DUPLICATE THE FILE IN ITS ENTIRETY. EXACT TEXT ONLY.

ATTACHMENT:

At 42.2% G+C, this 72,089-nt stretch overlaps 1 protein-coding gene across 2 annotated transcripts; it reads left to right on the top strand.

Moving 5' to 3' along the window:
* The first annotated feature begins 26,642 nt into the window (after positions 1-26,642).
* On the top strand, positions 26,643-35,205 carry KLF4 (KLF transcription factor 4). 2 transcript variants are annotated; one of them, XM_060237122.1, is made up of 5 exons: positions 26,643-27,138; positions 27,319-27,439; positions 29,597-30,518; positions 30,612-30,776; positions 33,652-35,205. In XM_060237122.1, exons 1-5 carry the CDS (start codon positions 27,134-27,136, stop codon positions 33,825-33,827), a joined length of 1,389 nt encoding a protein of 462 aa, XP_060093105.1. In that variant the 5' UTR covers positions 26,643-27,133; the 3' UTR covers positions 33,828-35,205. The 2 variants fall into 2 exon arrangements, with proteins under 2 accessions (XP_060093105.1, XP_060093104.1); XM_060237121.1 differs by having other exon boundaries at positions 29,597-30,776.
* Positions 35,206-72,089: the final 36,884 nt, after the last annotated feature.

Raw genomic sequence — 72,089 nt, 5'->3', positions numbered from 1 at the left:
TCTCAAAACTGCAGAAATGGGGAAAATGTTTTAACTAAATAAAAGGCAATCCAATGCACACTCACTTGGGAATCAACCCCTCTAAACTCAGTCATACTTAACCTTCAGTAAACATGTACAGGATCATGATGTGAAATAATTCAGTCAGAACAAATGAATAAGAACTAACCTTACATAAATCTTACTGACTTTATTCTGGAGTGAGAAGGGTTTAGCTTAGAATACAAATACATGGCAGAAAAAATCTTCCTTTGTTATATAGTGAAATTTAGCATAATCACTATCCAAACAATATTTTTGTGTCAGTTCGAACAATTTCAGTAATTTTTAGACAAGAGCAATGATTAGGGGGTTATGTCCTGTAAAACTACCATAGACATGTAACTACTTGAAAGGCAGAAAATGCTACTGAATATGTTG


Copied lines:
At 42.2% G+C, this 72,089-nt stretch overlaps 1 protein-coding gene across 2 annotated transcripts; it reads left to right on the top strand.

Moving 5' to 3' along the window:
* The first annotated feature begins 26,642 nt into the window (after positions 1-26,642).
* On the top strand, positions 26,643-35,205 carry KLF4 (KLF transcription factor 4). 2 transcript variants are annotated; one of them, XM_060237122.1, is made up of 5 exons: positions 26,643-27,138; positions 27,319-27,439; positions 29,597-30,518; positions 30,612-30,776; positions 33,652-35,205. In XM_060237122.1, exons 1-5 carry the CDS (start codon positions 27,134-27,136, stop codon positions 33,825-33,827), a joined length of 1,389 nt encoding a protein of 462 aa, XP_060093105.1. In that variant the 5' UTR covers positions 26,643-27,133; the 3' UTR covers positions 33,828-35,205. The 2 variants fall into 2 exon arrangements, with proteins under 2 accessions (XP_060093105.1, XP_060093104.1); XM_060237121.1 differs by having other exon boundaries at positions 29,597-30,776.
* Positions 35,206-72,089: the final 36,884 nt, after the last annotated feature.

Raw genomic sequence — 72,089 nt, 5'->3', positions numbered from 1 at the left:
TCTCAAAACTGCAGAAATGGGGAAAATGTTTTAACTAAATAAAAGGCAATCCAATGCACACTCACTTGGGAATCAACCCCTCTAAACTCAGTCATACTTAACCTTCAGTAAACATGTACAGGATCATGATGTGAAATAATTCAGTCAGAACAAATGAATAAGAACTAACCTTACATAAATCTTACTGACTTTATTCTGGAGTGAGAAGGGTTTAGCTTAGAATACAAATACATGGCAGAAAAAATCTTCCTTTGTTATATAGTGAAATTTAGCATAATCACTATCCAAACAATATTTTTGTGTCAGTTCGAACAATTTCAGTAATTTTTAGACAAGAGCAATGATTAGGGGGTTATGTCCTGTAAAACTACCATAGACATGTAACTACTTGAAAGGCAGAAAATGCTACTGAATATGTTG